Arts and Sciences Research Opportunities

Independent Studies in Arts/Sciences [.50] each
ASCI*3700, *4700 and *4710

Arts/Sciences Honours Research Seminar [1.0]

Both routes offer excellent research opportunities and look fantastic on grad school applications. Let’s learn about the differences!

ASCI*3700, *4700 AND *4710

These courses are truly independent research. So this means you’re in charge of finding your own professor and together coming up with your own research plan. Some students do lab work, but often it is based on writing a literature review. There have also been some unique community based projects too! Students have the best luck finding advisors when they email professors they have good relationships with, or with whom they have done well in one of their classes, asking: “I am looking for research opportunities, and wondering if there is anything I can assist you with”. Once you have the professor on board with supporting you, and a topic chosen, the two of you would create a “Course Outline” describing exactly what you’d be working on, what assignments make up the course, what the timelines are, etc. When you have completed the outline together, you both sign it, and email it to by the last day of classes in the preceding semester for approval.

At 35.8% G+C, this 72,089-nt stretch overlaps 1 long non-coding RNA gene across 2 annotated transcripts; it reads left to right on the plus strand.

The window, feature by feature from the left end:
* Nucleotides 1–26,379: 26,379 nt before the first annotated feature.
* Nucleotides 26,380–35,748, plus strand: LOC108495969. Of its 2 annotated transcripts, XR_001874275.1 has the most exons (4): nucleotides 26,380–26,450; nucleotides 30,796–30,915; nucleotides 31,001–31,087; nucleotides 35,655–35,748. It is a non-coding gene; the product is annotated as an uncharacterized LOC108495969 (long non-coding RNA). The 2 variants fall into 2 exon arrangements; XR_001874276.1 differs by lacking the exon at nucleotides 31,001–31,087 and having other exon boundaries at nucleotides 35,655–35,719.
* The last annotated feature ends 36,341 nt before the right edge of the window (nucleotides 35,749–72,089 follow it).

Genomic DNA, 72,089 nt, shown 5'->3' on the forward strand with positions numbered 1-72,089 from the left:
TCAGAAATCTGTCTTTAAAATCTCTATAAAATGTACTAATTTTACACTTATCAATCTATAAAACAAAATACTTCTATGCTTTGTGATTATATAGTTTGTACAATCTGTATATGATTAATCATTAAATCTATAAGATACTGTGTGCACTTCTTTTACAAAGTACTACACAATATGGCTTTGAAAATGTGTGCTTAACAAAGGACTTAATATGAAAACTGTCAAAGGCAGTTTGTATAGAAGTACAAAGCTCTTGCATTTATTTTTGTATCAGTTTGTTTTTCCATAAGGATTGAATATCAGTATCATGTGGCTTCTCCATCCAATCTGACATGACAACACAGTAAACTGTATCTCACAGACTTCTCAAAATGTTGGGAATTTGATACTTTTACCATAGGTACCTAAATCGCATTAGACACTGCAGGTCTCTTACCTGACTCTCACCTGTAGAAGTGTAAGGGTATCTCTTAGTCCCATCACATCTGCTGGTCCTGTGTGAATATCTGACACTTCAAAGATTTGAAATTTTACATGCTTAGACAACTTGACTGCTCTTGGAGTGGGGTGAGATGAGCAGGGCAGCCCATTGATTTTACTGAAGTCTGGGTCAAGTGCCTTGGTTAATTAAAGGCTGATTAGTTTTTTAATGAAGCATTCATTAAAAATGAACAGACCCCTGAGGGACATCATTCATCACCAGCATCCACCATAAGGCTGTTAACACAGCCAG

You can find sample outlines here:


  • .50 credit(s) - Any semester
  • No specific academic average required
  • Find your own professor in any dept.
  • Opportunity for unique projects
  • Program Counsellor will enroll you in WebAdvisor


This course is the most similar to a 4th year thesis. It is limited to 20 students, weighted at 1.0 credits, and is essentially a major research paper and poster presentation.

You need to have a 75% cumulative average to enroll. The course professor guides your research and writing.

You still get to pick the topic you want to study! It is your responsibility to choose that topic, though the course professor can help you to refine your topic (e.g., narrow it down or broaden it as necessary).

Your research most often done through literature reviews and analysis of an interdisciplinary topic, and not lab work. It is best suited for strong writers who are looking to apply to graduate school.


  • 1.0 credit—Winter only
  • Most similar to a 4th year thesis
  • Need 75% to enroll
  • BAS Professor directs course
  • Assignments: Major paper + poster presentation


FAQ about ASCI*4010 Research Projects